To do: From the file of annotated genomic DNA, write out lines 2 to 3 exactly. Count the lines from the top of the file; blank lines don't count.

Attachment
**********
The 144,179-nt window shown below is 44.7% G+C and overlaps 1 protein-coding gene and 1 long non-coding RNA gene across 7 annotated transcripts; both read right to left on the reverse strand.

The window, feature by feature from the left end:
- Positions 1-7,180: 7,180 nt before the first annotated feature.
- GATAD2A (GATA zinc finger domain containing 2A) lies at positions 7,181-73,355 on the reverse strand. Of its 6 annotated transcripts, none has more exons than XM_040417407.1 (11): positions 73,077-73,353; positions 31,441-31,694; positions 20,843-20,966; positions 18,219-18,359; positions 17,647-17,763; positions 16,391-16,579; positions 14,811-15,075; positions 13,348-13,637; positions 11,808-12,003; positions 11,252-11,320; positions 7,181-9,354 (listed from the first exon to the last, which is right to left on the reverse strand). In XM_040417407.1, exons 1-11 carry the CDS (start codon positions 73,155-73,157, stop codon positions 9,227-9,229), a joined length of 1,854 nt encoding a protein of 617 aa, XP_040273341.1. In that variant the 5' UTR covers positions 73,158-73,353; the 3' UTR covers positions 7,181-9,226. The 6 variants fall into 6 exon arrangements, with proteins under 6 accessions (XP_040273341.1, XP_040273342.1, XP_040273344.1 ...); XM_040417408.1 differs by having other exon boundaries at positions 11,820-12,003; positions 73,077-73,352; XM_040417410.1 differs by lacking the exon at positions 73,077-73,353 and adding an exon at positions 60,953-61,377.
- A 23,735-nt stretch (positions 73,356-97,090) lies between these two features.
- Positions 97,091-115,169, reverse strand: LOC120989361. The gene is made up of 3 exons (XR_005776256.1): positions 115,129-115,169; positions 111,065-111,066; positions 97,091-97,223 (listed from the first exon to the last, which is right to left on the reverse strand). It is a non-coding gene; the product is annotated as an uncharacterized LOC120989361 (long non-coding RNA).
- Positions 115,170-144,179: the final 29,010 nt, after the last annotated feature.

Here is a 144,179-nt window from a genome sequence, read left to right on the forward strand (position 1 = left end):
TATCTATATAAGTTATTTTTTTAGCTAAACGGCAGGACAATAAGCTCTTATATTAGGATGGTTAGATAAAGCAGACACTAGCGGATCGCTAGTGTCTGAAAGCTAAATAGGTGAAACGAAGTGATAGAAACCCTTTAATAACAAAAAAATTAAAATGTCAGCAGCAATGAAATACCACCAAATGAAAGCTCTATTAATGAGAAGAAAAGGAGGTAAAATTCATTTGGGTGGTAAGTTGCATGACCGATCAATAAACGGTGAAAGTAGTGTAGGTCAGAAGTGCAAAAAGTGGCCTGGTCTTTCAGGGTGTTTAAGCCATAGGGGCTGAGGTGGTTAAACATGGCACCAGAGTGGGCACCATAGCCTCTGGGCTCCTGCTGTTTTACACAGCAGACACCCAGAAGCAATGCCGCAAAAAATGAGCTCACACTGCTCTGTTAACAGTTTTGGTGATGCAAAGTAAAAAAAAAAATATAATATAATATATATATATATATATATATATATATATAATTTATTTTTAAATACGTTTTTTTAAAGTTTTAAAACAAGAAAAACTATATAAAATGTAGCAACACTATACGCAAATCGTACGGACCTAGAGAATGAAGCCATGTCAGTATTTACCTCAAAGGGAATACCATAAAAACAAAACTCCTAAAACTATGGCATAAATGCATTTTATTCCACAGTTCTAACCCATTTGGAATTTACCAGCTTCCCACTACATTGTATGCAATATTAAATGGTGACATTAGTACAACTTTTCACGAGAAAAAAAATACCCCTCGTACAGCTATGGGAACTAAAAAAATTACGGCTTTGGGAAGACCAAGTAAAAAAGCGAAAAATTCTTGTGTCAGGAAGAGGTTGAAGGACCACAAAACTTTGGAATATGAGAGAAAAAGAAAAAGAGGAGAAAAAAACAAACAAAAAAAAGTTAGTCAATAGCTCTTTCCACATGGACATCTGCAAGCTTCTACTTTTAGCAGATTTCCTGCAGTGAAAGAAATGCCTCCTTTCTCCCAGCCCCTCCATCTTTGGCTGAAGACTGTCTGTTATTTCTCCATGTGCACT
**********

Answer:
The window, feature by feature from the left end:
- Positions 1-7,180: 7,180 nt before the first annotated feature.